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Bending the Arc references a quote by Rev. Dr. King who said, “The arc of the moral universe is long, but it bends toward justice.” This twice-monthly digital newsletter from the CSA Justice, Peace, and Integrity of Creation office showcases the work of changemakers, opportunities to learn, and opportunities for you to help “bend the arc” toward justice. Full contents of the newsletter are published on this page. 
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The Civil Rights Act of 1964 After 60 Years

June 14, 2024
By Tracy Abler, Justice Coordinator

The Civil Rights Act shapes our current choices and how faith calls us to advance the common good through a principled and active commitment to resist racism.

Sixty years ago, the Civil Rights Act of 1964 was passed and signed into law after a long moral and political struggle. This act fundamentally changed the United States, enacting legal protections against racial discrimination, prohibiting discrimination in public places, integrating schools and other public facilities, and making employment discrimination illegal. Catholic and other religious communities played key roles in this effort, which offered hope to people who had been excluded from opportunities in education, housing, and employment simply based on race, color, or national origin.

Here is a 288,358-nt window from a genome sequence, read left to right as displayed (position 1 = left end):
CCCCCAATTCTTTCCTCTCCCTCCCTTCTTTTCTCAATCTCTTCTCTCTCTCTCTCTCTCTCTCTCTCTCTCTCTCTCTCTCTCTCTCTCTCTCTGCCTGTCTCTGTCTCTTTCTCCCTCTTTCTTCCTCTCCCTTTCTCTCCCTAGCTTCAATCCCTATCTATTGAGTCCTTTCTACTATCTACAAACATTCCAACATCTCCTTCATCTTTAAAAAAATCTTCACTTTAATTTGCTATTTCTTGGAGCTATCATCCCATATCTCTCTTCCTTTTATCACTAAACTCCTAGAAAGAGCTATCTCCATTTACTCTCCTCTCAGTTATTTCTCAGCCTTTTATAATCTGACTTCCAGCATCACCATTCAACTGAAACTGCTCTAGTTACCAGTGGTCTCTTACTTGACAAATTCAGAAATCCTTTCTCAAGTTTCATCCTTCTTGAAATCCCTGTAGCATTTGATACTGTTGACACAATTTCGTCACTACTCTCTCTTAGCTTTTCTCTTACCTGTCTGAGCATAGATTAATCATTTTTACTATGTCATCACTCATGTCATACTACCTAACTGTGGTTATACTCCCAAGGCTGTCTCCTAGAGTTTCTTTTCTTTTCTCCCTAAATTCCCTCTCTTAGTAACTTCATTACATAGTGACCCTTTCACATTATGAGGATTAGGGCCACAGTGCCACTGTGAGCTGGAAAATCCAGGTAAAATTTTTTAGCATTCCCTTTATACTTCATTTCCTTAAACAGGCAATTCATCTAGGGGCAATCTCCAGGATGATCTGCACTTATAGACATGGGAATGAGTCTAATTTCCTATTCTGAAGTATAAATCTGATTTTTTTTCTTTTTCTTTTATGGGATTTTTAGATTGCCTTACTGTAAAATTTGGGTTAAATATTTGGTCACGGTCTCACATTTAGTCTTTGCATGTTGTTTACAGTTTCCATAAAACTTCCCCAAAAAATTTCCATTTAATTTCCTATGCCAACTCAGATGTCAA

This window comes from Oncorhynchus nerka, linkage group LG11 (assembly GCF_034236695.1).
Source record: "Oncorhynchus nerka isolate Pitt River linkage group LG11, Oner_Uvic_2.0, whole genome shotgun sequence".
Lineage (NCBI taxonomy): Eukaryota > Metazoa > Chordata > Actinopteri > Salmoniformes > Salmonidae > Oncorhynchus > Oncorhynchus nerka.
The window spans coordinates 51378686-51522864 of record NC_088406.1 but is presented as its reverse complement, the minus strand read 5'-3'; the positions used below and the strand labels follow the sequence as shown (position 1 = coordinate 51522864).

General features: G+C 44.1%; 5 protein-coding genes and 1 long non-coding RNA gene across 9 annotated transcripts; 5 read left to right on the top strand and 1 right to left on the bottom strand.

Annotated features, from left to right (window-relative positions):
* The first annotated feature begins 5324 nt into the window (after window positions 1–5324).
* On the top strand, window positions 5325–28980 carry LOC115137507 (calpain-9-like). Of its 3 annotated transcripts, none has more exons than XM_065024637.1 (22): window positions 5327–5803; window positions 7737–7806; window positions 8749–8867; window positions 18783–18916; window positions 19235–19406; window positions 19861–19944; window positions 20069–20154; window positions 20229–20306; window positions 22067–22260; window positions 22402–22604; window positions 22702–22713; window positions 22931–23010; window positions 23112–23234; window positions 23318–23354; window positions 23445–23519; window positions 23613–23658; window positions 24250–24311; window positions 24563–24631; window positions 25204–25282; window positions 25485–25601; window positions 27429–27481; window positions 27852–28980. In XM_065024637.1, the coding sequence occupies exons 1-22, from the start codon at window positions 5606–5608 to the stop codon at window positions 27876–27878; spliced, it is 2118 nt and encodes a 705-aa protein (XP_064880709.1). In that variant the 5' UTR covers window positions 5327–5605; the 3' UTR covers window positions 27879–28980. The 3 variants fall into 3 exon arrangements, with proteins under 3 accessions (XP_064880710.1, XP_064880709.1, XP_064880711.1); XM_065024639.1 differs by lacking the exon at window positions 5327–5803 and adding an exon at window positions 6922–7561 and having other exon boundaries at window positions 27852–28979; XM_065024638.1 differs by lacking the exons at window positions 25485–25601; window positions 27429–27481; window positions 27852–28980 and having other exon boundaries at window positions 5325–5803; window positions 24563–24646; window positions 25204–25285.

These are not abstract or historical issues. As Pope Francis has said, “Racism is a virus that quickly mutates and, instead of disappearing, goes into hiding and lurks in waiting. Instances of racism continue to shame us, for they show that our supposed social progress is not as real or definitive as we think.” For Catholics and others of goodwill, we are called to examine our history and act now to defend the lives and dignity of all our sisters and brothers. After 60 years, what has changed and what has not? How has racial discrimination been overcome, and where and how does it continue? In particular, what are the key racial justice issues facing voters, parties, and candidates as we choose a future for our nation this November?

On June 4, a dialogue, co-sponsored with Georgetown University’s Racial Justice Institute and Center on Faith and Justice, explored how this history shapes our current choices and how faith calls us to advance the common good through a principled and active commitment to resist racism and ensure that we continue to honor and protect the essential freedoms that the Civil Rights Act enacted for all Americans 60 years ago. This recording is available now.
 

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